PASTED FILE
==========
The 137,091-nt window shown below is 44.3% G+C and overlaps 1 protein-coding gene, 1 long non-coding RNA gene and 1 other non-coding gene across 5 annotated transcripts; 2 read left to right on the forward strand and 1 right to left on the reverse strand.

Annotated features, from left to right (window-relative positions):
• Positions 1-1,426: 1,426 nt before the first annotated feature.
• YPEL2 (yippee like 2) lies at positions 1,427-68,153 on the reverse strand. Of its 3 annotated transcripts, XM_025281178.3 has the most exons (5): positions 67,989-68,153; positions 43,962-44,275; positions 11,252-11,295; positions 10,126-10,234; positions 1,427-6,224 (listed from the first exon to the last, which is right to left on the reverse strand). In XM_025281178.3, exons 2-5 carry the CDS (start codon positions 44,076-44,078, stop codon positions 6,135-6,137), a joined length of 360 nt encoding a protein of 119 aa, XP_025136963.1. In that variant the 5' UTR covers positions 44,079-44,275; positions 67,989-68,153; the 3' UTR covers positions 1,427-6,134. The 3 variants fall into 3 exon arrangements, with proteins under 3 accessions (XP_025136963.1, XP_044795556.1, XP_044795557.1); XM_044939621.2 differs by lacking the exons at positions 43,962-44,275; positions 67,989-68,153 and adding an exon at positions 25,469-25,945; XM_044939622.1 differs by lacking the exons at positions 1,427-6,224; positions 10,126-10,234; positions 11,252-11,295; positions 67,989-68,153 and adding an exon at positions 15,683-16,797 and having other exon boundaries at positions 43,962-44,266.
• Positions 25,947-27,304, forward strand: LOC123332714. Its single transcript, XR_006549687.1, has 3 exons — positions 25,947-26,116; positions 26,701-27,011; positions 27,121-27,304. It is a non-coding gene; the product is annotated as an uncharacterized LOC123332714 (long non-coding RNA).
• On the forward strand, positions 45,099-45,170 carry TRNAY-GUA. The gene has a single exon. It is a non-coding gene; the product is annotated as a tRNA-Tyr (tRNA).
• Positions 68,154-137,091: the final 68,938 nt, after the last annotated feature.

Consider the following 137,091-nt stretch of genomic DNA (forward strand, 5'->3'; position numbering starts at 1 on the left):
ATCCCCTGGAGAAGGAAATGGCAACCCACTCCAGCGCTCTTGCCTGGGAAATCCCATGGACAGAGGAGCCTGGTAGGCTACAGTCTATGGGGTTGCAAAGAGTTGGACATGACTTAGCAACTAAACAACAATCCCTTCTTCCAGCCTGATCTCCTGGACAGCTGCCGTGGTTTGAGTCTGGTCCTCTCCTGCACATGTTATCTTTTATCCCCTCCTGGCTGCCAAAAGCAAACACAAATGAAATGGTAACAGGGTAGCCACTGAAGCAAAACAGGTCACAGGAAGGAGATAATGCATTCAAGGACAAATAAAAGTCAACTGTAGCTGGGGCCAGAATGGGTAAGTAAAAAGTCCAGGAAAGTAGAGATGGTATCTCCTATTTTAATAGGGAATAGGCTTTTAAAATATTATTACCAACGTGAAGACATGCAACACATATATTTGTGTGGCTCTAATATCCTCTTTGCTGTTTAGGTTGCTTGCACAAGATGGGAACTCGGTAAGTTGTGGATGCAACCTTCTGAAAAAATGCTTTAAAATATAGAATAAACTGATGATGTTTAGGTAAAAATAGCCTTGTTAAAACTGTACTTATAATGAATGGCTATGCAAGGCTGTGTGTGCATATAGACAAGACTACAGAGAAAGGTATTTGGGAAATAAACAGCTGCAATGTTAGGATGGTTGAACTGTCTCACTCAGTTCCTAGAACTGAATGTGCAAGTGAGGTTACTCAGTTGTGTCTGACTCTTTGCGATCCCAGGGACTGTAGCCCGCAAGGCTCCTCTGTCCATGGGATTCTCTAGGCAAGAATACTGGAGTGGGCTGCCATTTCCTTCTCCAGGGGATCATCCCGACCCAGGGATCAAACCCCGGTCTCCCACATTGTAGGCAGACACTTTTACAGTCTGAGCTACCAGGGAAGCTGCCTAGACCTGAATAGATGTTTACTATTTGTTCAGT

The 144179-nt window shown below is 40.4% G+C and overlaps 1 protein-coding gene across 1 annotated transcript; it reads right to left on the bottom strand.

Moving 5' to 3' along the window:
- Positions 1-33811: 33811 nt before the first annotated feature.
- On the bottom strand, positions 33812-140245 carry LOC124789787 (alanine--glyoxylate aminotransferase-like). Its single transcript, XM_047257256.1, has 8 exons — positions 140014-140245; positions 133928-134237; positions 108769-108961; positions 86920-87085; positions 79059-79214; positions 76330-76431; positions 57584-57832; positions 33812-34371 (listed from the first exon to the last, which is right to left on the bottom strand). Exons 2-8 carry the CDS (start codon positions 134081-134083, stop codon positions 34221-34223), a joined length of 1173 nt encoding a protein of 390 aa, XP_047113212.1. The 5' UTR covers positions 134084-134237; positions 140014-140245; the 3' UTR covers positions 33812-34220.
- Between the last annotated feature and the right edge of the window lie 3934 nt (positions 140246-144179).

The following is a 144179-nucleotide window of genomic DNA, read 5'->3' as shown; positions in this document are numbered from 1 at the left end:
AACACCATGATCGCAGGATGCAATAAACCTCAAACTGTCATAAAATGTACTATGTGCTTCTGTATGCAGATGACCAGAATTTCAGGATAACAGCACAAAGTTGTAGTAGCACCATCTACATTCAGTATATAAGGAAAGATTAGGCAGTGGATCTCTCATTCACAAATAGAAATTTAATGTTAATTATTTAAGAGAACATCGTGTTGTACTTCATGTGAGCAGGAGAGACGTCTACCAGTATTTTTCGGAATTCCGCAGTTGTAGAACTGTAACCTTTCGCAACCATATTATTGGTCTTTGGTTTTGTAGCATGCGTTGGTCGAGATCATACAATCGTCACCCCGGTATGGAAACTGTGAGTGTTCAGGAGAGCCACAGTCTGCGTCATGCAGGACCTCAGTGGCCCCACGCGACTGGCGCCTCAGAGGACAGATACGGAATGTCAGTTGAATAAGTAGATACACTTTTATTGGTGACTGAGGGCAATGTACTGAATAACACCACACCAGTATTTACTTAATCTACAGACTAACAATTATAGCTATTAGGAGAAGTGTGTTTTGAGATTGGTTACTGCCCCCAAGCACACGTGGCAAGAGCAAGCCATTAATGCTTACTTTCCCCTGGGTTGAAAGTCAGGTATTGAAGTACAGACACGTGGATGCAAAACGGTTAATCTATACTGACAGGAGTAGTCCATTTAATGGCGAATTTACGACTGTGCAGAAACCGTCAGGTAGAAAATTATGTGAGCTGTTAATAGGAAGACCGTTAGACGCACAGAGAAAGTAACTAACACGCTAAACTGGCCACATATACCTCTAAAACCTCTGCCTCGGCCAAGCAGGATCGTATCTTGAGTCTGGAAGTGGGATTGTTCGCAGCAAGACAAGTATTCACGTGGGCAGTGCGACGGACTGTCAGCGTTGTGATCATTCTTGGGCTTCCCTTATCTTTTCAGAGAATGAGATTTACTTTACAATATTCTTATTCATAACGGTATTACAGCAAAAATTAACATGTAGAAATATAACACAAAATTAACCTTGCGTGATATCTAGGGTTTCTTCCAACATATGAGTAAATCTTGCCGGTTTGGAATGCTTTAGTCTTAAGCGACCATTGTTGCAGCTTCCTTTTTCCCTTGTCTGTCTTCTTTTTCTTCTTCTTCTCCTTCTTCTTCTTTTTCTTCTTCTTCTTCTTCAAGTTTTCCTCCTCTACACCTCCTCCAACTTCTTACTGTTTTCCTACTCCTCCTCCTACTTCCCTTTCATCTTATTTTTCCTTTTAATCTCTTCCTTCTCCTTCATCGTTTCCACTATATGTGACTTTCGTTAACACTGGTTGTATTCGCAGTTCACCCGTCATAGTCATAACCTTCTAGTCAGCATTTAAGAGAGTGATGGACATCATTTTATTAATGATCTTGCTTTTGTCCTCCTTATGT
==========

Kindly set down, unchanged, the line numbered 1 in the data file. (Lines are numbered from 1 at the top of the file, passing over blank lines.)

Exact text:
The 137,091-nt window shown below is 44.3% G+C and overlaps 1 protein-coding gene, 1 long non-coding RNA gene and 1 other non-coding gene across 5 annotated transcripts; 2 read left to right on the forward strand and 1 right to left on the reverse strand.